inflammation of the 7th (VII) cranial nerve, or facial nerve
what childhood sickness lies dormant in the dorsal root ganglia?
what 2 sicknesses does herpes zoster cause?
chicken pox and shingles
what common disease sets up in the transgeminal nerve?
herpes simplex I
what disease hides in the dorsal sacral nerve
herpes simplex II
can herpes simplex I become a STD?
How many pairs of spinal nerves are there?
31 pairs in 3 plexuses
stimulates the diaphragm-wind knocked out of you
stimulates muscles in posterior arm and forearm
stimulates 2 anterior forearm muscles and hand muscles, known as the funny bone
sciatic nerve runs through which hip muscle?
cerebrospinal fluid (CSF) is produced by what?
choroid plexuses of each of the 4 ventricles
pathway-choroid plexuses TO CSF from lateral ventricle flowing to the 3rd ventricle TO the cerebral aqueduct THEN to the 4th ventricle CSF exits the 4th ventricle through its walls & enters subarachnoid space then flows through Subarachnoid space TO arachnoid granulations in superior sagittal sinus, where it enters the venous circulation
the direction of CSF flow
what is meninges made of?
3 connective membranes: Dura Mater, Arachnoid Mater, Pia Mater
How are the 3 meninges membranes attached
dura mater: tightly attached to skull. Arachnoid mater: is a thin and wispy layer. Pia Mater: is attached to the surface of the brain.
sarcomeres shorten when muscles contract the actin & myosin filaments SLIDE past each other & myosin heads bind briefly to the actin (forming cross bridges) & swivel. when crossbridges are broken & actin and myosin return to their original positions and muscles relax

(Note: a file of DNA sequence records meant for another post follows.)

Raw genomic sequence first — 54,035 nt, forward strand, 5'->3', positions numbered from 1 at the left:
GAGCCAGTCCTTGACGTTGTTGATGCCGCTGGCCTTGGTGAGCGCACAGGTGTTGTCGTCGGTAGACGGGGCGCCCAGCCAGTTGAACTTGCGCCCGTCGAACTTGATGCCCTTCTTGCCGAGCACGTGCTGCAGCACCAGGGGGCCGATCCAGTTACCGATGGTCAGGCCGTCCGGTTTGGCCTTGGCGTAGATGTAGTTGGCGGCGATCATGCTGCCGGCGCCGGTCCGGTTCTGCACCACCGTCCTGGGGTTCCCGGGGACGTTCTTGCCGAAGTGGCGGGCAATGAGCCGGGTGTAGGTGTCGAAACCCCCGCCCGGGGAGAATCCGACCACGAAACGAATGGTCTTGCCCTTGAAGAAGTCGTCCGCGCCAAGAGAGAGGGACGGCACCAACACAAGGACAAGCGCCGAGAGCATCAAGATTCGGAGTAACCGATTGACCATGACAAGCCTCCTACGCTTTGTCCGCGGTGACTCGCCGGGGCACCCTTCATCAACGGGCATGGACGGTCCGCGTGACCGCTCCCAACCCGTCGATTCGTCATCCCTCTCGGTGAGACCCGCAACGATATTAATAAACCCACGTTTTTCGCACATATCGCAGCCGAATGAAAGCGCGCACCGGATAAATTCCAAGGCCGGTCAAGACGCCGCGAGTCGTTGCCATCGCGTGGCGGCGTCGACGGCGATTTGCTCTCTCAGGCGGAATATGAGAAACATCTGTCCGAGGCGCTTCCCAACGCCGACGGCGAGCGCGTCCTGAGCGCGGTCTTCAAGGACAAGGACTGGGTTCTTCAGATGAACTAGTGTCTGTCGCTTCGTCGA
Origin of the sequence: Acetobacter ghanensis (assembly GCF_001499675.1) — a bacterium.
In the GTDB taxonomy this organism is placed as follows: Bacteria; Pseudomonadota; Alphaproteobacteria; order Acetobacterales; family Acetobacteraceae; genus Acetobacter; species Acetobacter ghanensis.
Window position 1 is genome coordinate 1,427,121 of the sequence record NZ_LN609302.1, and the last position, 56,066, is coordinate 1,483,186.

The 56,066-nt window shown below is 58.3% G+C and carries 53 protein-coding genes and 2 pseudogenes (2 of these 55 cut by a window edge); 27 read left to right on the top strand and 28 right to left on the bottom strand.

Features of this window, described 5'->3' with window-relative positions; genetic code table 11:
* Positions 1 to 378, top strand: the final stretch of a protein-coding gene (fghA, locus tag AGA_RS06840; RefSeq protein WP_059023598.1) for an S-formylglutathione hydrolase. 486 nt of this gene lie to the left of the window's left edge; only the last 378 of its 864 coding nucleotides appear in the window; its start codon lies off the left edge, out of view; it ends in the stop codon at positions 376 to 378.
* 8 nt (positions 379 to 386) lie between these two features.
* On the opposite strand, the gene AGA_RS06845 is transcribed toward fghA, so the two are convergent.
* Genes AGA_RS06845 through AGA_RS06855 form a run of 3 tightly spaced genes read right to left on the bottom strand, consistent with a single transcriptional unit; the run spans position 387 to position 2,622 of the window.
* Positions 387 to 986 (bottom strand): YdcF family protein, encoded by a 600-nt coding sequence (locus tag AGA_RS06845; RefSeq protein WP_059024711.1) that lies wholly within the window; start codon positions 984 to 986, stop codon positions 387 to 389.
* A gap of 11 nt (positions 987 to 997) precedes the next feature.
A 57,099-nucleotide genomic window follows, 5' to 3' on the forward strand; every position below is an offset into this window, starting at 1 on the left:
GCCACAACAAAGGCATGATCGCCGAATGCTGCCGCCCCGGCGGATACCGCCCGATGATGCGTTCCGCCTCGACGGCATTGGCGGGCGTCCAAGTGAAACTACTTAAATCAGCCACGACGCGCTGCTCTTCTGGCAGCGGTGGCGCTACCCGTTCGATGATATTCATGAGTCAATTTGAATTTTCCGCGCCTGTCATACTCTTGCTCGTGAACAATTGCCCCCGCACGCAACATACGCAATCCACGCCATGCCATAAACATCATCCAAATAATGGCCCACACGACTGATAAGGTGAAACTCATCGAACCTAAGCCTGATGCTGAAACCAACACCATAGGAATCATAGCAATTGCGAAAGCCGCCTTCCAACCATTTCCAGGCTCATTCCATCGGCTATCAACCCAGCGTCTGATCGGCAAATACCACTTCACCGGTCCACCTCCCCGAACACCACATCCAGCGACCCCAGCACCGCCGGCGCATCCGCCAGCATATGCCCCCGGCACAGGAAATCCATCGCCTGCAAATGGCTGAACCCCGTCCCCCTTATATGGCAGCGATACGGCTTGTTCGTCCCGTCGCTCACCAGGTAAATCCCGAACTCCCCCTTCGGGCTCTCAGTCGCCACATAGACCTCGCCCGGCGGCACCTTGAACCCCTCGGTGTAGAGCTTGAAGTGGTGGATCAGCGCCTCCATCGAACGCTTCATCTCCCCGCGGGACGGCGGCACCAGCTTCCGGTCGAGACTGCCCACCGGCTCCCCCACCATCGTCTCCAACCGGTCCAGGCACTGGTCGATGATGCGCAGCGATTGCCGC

cell membranes that are wrapped around the axon many times with their cell membranes
impulses begin at the sensor
dendrites convey the impulses to where nucleus is
areas of CNS with myelin are called
neuron spaces between the myelin sheaths are called
nodes of ranvier
where white blood cells attack the myelin mistaking it for a similar virus
bundles of neurons, axons in the pns form
bundles of neurons in the cns form
they are the source of CNS cancers
posterior (dorsal) root ganglion
sensory cell bodies are located in the
a group of nerve cell bodies located in the pns
tiny non myelinated neurons found in the gray matter of the spinal cord
nerve impulse stops at a space that separates the sensory axon from the dendrites of the motor neuron
is the meeting between a neuron and an effector
is a structure that will put the nerve signal "into effect"
anterior (ventral) root
the motor neuron axon leaves the anterior spinal cord gray matter and joins the nerve
the response to impulse conduction over reflex arc is called
a sensory neuron alerts a motor neuron to tell the quadriceps to contract, or shorten this is called
puttin your finger on a stove implements another reflex arc called
self propagating wave of electrical disturbance that travels along the surface of a neuron's plasma membrane
action potentials, ATP
nerve impulses are also know as
if the traveling impulse encounters a section of membrane covered with myelin, it "jumps" the myelin and actually speeds up the conduction
neuron before the synapse is called
neuron after the synapse is called
presynaptic neurons axons terminate in bulges where chemicals are stored inside called
chemical inside the knobs are enclosed in sacs called
endorphins and inkephalins
are released at brain and spinal cord synapses in the pain conduction pathway
is the lowest part of the brain and includes in order above the spinal cord: the medulla, pons and midbrain
all three have an area that determines the alertness level of the brain